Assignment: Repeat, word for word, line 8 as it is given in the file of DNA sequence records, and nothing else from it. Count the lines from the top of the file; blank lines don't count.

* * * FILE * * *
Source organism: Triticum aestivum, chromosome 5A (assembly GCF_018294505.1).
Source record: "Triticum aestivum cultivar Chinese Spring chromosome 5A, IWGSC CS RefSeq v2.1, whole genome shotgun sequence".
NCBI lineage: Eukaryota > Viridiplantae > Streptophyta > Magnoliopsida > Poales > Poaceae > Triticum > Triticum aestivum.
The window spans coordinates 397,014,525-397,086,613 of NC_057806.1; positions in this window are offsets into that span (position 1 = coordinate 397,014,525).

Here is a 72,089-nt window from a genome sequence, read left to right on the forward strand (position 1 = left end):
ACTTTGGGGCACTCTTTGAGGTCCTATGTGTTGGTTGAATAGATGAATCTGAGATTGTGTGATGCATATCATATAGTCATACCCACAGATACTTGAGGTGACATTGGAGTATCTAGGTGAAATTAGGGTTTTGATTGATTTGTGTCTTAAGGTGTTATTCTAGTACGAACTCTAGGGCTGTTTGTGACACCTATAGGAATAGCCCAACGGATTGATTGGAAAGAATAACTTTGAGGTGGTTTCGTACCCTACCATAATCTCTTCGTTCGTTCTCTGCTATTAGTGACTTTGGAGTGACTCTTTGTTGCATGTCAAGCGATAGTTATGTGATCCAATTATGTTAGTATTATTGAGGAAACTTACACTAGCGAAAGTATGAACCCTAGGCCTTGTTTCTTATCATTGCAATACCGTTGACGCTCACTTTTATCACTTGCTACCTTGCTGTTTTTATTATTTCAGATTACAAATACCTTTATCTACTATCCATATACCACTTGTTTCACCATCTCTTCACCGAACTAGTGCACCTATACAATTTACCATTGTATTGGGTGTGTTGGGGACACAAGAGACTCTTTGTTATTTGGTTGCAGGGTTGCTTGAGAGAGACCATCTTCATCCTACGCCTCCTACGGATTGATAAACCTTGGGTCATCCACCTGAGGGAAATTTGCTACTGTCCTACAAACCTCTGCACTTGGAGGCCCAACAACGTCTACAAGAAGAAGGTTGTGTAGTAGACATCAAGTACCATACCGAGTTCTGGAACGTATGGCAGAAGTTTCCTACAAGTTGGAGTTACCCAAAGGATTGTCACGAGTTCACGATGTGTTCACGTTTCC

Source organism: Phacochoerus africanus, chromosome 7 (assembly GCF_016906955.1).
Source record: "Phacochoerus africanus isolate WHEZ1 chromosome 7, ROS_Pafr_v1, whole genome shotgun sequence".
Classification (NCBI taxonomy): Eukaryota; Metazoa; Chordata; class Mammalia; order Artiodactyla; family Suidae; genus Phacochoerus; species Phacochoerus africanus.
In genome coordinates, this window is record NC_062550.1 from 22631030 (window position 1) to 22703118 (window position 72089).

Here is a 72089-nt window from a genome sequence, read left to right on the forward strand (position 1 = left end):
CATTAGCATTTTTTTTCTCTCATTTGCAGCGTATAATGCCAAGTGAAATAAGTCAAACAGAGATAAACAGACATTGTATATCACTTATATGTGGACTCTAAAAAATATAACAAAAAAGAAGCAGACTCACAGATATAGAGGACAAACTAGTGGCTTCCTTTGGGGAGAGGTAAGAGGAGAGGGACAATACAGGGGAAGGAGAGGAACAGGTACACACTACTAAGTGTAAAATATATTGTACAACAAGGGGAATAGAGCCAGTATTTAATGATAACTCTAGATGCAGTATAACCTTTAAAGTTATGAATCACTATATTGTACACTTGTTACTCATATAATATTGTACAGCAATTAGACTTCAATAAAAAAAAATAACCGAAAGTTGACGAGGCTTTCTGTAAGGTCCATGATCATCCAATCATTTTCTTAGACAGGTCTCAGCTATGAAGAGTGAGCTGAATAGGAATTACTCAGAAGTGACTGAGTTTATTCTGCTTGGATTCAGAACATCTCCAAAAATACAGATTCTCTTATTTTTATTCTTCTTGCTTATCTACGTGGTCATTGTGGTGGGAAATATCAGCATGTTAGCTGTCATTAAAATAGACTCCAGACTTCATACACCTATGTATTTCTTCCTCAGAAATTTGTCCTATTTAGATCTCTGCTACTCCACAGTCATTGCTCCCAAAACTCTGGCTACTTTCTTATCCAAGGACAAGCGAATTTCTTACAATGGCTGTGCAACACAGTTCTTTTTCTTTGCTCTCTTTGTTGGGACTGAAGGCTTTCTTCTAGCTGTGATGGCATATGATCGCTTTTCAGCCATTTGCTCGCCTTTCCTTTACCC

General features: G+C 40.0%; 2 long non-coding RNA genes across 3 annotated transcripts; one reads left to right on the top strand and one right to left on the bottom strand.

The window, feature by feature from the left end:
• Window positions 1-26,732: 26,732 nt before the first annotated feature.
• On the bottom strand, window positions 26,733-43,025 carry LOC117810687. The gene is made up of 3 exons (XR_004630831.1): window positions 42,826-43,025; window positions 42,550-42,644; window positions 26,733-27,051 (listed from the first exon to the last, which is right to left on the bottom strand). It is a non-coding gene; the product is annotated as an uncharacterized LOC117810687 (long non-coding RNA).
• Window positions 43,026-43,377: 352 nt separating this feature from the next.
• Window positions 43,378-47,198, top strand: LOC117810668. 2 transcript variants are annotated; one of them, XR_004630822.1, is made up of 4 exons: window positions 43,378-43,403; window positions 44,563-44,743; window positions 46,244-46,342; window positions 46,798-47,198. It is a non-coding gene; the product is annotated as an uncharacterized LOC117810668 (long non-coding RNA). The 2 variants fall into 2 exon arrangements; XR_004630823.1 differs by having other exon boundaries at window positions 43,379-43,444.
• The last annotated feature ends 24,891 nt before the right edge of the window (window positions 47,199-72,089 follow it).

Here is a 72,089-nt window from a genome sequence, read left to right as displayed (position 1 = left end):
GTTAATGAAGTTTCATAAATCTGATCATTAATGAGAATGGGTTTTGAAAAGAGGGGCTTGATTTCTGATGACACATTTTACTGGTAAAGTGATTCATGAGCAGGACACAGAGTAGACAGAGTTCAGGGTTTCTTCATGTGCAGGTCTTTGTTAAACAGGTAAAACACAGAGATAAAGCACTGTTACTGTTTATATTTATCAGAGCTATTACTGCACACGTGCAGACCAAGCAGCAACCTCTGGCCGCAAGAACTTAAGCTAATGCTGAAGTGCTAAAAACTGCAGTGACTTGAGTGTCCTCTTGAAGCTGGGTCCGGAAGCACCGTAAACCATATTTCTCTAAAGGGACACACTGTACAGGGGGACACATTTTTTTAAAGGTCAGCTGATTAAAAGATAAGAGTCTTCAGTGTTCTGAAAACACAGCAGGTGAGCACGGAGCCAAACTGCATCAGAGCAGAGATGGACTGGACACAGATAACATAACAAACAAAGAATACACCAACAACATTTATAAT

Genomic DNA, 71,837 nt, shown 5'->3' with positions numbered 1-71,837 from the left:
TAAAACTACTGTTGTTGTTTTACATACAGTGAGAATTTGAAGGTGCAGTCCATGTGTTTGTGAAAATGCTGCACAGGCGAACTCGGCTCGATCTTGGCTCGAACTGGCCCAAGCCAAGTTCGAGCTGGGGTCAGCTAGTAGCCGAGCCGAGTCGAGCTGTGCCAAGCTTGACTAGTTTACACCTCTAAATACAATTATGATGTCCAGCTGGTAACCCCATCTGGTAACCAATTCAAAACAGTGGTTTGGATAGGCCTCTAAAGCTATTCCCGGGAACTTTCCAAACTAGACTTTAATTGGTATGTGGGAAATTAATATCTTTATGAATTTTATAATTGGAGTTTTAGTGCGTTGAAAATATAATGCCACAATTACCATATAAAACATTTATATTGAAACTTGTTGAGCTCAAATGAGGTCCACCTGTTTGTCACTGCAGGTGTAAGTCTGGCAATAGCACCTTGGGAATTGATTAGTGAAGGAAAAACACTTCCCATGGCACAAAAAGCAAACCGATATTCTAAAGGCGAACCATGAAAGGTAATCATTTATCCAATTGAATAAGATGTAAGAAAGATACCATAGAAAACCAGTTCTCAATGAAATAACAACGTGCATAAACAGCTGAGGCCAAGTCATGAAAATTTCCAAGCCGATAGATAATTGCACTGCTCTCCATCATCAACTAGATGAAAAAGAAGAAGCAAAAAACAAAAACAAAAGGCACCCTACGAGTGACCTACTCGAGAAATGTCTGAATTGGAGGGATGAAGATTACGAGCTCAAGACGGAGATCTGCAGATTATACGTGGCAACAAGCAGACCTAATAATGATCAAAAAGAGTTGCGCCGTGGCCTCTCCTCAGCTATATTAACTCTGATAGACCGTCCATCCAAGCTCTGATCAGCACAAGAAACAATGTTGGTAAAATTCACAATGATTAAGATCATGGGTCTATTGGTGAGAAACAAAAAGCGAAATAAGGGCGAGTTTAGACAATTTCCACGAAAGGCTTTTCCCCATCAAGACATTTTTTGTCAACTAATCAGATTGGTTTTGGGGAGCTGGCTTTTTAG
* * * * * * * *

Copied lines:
Source record: "Phacochoerus africanus isolate WHEZ1 chromosome 7, ROS_Pafr_v1, whole genome shotgun sequence".